This role play helps students recognize the issues at stake in the historic struggle of the Standing Rock Sioux to block construction of the Dakota Access oil pipeline. Before launching the role play, we wanted to give students a visceral and visual sense of the resistance under way along the Missouri River.
The United Nations Declaration on the Rights of Indigenous Peoples (UNDRIP) is an international instrument adopted by the United Nations on September 13, 2007, to enshrine (according to Article 43) the rights that “constitute the minimum standards for the survival, dignity and well-being of the indigenous peoples of the world.”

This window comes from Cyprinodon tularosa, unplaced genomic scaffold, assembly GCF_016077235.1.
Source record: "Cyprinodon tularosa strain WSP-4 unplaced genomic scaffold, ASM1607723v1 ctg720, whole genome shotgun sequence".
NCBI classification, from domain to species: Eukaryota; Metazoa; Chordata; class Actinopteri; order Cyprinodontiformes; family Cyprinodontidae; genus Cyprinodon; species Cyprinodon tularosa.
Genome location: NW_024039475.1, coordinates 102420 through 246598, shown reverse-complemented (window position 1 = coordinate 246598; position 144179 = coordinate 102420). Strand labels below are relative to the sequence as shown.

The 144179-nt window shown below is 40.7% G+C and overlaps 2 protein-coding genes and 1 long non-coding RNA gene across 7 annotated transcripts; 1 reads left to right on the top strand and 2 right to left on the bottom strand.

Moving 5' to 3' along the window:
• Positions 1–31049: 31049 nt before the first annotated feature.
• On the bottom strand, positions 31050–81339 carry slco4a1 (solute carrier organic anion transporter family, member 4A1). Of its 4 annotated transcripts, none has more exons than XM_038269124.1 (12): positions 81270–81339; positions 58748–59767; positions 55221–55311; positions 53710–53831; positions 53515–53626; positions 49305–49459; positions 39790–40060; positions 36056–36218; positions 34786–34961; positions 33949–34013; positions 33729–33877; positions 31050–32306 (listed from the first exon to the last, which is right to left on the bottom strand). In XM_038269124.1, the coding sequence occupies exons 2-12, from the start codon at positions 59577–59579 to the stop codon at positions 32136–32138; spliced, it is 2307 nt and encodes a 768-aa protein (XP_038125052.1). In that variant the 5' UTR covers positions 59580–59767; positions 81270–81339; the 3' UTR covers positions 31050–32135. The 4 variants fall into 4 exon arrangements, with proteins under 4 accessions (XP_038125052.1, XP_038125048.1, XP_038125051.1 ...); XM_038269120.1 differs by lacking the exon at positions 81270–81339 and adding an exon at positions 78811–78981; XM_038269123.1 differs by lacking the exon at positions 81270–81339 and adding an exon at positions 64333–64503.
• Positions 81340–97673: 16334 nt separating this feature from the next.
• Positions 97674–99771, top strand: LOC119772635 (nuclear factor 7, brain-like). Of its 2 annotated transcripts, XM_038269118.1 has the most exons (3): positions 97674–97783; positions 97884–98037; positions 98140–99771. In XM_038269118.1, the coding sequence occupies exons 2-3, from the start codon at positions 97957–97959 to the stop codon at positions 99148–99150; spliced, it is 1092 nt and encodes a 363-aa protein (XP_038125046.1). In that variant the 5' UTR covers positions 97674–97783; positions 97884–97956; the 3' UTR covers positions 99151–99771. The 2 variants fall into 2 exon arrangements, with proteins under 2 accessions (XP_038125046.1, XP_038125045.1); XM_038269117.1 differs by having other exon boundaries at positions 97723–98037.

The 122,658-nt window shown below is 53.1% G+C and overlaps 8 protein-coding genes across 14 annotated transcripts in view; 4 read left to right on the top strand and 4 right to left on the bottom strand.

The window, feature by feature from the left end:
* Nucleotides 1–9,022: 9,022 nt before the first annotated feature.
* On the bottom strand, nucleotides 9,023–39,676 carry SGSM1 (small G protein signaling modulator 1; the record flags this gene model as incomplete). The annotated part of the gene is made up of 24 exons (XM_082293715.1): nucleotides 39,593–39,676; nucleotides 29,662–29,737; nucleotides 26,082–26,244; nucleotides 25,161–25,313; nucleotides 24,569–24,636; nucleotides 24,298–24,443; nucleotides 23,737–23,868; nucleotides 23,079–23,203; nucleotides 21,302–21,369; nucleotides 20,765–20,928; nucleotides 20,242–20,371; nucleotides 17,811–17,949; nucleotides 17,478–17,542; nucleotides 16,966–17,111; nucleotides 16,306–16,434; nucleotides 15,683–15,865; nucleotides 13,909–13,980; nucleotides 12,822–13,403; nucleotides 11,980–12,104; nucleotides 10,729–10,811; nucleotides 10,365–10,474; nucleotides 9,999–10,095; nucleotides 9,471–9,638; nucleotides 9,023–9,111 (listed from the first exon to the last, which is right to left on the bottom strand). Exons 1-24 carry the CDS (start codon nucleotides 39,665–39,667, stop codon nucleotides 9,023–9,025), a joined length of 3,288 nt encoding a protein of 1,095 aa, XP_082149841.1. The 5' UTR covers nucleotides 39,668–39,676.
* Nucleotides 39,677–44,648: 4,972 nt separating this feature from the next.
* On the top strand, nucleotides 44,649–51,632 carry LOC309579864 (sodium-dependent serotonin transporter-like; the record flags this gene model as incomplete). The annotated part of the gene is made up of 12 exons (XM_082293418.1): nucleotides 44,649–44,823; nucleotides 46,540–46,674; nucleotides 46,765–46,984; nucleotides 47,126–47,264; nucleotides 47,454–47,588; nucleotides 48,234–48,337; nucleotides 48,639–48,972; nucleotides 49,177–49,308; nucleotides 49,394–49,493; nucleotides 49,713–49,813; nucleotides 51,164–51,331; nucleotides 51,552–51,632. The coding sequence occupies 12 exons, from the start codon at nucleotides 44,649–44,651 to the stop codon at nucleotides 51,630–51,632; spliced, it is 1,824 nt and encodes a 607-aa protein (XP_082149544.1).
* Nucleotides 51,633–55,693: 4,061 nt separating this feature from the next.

Among other things, UAINE is a Native-led organization which fights back on such issues as the racism of the Pilgrim mythology perpetuated in Plymouth and the U.S. government’s assault on poor people. Since 1970, Native Americans and our supporters have gathered at noon on Cole’s Hill in Plymouth to commemorate a National Day of Mourning on the US thanksgiving holiday.
One example of asking people to prayerfully consider appropriate responses and support for the indigenous protectors at Standing Rock. We also urged people to look at white supremacist attitudes that most of us of European descent carry unconsciously.
Sisters of the Light was a women’s multi-cultural spiritual group int he 1990’s. Among other things, they would present stories of six primarily Wampanoag, and Quaker women from Cape Cod history one of them being abolitionist Quaker, Lucretia Mott.